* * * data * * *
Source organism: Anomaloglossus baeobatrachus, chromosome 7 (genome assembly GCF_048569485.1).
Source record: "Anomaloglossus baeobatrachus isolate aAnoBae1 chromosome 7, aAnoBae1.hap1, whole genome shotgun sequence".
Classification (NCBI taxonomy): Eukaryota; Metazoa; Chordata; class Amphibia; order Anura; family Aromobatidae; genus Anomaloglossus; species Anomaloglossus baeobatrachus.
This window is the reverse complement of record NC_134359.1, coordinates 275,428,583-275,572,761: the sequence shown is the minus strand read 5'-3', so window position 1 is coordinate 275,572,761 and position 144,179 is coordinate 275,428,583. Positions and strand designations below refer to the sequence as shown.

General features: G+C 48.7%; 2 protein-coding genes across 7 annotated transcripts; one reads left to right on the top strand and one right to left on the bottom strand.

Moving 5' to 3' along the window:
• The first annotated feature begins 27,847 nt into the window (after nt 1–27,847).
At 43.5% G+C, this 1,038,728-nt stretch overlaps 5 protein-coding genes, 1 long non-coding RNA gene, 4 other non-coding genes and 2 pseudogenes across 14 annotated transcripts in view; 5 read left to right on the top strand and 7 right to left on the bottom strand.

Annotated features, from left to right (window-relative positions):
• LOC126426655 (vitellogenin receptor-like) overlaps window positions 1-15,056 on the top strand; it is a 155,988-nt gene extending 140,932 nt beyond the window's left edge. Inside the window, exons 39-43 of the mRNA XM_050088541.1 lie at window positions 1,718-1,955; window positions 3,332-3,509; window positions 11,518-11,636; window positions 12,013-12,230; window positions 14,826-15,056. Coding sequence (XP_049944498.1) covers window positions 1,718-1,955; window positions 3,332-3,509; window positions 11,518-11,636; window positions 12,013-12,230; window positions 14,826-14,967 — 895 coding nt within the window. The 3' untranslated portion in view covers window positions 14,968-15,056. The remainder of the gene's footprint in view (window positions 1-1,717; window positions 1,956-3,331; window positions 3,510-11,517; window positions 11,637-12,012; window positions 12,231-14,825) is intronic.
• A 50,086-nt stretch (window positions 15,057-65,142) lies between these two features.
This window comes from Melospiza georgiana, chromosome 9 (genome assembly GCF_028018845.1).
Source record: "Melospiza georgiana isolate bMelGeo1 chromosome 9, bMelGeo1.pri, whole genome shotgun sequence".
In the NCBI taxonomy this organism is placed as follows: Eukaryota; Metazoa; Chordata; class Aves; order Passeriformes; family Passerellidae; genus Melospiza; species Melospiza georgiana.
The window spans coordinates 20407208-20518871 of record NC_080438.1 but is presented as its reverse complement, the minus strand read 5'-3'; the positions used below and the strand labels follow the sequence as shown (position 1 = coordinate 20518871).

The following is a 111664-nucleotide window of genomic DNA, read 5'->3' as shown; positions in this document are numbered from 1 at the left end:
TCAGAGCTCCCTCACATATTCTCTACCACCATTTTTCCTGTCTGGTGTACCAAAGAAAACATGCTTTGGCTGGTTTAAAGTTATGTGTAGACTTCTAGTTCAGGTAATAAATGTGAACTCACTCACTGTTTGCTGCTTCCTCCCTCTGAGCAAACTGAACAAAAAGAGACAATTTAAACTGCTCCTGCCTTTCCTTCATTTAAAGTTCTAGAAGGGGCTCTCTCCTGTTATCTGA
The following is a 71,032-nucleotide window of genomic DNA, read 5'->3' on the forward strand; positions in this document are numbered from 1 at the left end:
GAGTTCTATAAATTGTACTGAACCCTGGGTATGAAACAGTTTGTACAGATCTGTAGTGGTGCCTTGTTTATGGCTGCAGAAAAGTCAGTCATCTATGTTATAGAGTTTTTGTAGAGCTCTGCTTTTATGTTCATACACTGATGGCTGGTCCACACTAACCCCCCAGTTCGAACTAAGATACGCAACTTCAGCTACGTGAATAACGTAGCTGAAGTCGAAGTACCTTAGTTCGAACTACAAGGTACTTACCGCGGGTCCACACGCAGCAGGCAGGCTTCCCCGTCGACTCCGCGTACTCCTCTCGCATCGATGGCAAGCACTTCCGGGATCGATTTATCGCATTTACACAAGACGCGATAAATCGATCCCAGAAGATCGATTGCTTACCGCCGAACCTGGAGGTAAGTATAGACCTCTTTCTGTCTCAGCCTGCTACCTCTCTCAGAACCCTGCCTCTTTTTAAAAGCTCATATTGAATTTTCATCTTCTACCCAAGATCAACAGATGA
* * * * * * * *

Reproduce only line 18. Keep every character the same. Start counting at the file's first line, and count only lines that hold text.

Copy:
The following is a 71,032-nucleotide window of genomic DNA, read 5'->3' on the forward strand; positions in this document are numbered from 1 at the left end: